Bill Sparks, our resident anarchist/nihilist, walked by me one day on campus, and mumbled something, like he was reading a poem to me or something. He was always acting like he was reading a poem that he'd just written, when in fact, he was just simply talking to you. He mentioned the Swans. "You gotta hear this shit." What did I know of them? Nothing, really. The year before, they had released an album, The Burning World. It seemed that everyone was talking about it. I went out and got it. It seemed vaguely folkish to me, not the kind of music I was listening to a lot at the time (Big Black, early Sonic Youth, Screaming Blue Messiahs, White Light/White Heat). Ironically, later, I learned that Swans themselves had emerged from that crazy nihilistic machinery-of-violence no-wave aesthetic. This album, The Burning World, was but a small false clue, a peace offering, a folk music pause from all the horrible noise that Swans inflicted upon the world. Let me put it this way: there was probably NO band on Earth in the 1980s that sounder louder and more deranged and skull-poundingly heavy as the Swans. (My favorite lyric: "The sex in your soul will damn you to hell!!!" repeated ad nauseam in ALL CAPS for 10 minutes while music that sounds like four thousand Terminator robots marching into your brain screams out of the speakers).

So in 1989, The Burning World was a surprise, because it was so ... lush. Lead Swans architect Michael Gira [pronounced "Jeera"] has since disavowed the whole album as a mistake, and quickly returned to a less "commercial" sounding aesthetic in a series of albums in the early nineties. These subsequent albums had the same repetitive, monolithic drones of earlier Swans but without the noise. Kind of like folk drones. You could find kernels of beauty among the minimalism. (The best of the latter period was White Light From the Mouth of Infinity. For my previous concert review of Gira, see here.)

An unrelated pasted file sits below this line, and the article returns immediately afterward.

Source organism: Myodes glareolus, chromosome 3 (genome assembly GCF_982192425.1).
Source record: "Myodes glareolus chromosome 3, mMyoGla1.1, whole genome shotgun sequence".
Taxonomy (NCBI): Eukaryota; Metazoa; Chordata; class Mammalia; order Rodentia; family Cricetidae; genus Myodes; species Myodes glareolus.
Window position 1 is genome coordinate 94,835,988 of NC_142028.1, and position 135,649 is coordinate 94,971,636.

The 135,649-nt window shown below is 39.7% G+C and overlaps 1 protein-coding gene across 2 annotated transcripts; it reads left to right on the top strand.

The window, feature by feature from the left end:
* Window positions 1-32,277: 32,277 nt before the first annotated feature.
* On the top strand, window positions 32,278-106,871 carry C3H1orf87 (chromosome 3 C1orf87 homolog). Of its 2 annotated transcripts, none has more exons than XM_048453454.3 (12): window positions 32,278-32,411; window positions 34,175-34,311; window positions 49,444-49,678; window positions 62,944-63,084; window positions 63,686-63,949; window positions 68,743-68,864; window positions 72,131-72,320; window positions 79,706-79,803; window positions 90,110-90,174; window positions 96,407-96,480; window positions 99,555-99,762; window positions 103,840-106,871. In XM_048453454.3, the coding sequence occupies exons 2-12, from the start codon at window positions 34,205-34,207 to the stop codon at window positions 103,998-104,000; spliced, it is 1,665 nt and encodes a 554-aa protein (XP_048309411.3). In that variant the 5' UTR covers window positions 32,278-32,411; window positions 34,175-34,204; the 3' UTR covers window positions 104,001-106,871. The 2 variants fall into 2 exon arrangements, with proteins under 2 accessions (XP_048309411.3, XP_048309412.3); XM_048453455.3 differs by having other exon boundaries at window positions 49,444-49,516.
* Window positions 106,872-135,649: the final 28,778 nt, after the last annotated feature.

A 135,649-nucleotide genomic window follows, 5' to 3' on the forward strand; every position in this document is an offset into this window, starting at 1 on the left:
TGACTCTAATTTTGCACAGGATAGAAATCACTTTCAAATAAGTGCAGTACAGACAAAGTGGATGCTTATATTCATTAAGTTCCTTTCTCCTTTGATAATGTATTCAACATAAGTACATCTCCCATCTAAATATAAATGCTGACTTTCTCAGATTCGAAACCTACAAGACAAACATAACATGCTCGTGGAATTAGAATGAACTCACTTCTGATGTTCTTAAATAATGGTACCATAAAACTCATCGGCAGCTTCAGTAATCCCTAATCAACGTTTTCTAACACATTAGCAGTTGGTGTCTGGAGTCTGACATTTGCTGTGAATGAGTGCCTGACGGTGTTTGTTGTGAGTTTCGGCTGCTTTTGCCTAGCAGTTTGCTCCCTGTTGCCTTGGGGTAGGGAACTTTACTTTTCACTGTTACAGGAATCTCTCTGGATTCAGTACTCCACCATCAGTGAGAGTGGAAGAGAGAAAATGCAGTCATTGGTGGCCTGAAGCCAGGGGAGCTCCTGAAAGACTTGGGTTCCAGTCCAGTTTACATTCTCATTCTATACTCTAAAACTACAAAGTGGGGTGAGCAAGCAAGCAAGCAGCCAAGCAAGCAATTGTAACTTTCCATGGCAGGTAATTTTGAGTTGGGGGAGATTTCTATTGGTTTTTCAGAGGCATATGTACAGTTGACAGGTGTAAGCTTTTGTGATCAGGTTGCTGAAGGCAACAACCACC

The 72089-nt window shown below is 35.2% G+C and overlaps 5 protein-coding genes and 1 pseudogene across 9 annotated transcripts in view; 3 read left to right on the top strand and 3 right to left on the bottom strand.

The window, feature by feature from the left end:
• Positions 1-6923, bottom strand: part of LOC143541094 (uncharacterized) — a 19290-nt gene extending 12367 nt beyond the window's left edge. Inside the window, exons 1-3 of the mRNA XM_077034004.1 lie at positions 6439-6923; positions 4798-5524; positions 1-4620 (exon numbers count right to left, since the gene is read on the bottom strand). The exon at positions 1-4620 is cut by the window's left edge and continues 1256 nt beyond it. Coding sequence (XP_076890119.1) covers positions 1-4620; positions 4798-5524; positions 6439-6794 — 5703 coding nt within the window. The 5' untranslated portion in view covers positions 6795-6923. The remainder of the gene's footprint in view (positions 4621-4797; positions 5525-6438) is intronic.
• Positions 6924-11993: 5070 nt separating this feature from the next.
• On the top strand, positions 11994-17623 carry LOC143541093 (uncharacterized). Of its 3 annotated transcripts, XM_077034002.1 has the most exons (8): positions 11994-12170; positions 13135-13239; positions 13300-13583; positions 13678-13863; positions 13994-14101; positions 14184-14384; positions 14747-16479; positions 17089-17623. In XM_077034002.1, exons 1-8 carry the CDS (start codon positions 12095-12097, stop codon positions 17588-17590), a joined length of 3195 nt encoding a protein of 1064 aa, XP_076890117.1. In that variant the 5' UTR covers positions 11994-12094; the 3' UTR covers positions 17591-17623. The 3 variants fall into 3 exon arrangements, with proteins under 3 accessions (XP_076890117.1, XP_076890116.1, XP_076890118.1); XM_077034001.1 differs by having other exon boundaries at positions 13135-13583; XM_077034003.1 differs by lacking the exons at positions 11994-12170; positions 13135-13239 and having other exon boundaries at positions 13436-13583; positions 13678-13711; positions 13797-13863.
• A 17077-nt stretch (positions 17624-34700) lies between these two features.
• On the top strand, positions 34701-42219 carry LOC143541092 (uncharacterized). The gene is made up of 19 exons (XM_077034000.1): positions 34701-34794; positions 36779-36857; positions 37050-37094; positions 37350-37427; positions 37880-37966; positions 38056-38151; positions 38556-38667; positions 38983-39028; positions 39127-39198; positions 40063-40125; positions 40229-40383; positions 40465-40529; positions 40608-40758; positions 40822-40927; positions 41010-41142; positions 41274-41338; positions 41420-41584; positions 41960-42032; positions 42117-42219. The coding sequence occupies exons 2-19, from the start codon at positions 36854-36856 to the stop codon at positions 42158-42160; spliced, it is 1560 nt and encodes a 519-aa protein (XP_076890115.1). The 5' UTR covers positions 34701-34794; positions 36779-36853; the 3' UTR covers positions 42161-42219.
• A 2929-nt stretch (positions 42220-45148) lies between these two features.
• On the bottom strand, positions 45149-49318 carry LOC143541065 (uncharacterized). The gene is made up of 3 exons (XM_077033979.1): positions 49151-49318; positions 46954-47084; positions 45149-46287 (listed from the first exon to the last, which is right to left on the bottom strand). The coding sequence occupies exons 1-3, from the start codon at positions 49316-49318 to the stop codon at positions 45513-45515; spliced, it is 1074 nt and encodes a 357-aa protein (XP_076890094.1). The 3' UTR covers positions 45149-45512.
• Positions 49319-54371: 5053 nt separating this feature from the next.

But that summer, in 1990, I listened to The Burning World a lot. It wasn't their best album (which was and still is undoubtedly 1987's Children Of God). But the songs seemed to mirror my anxieties about things. There was one song, in particular, that I gravitated to a lot, called "Saved." It still seems amazing that Gira would allow himself to sing a song so tender as this, so full of longing and regret rather than his usual hatred and disgust. I always keep coming back to this one lyric:

When sunlight falls on your shoulder
You look like a creature from heaven
You're holy, when you open your eyes
And look up, inside that sheltering sky

And you're an angel, I'll never betray you
But I'll always be ... an only child

It's a powerful moment. You know what he means.

In January 1991, we moved to another apartment closer to campus, at Las Casitas, probably the shittiest apartment complex in College Station (or the world, actually). These pictures here might actually be the exact apartment we lived in in that spring of 1991. Oh My Jesus God. By that time, you know, things were kinda falling apart. But I tell you this, there were a lot of parties that spring and summer. I met a whole lotta people and did a whole lot of dubious things. I've forgotten the names of almost all of the people I met. Except Ted. Ted Townshend? He was an MD student. He was good looking, he kinda looked like a Nordic God with long hair. Ted, where are you these days? But more important, I wrote some damn good songs that year. Damn good songs.

Anyway, tonight I have to admit, "Saved" is a good song to play. That it is.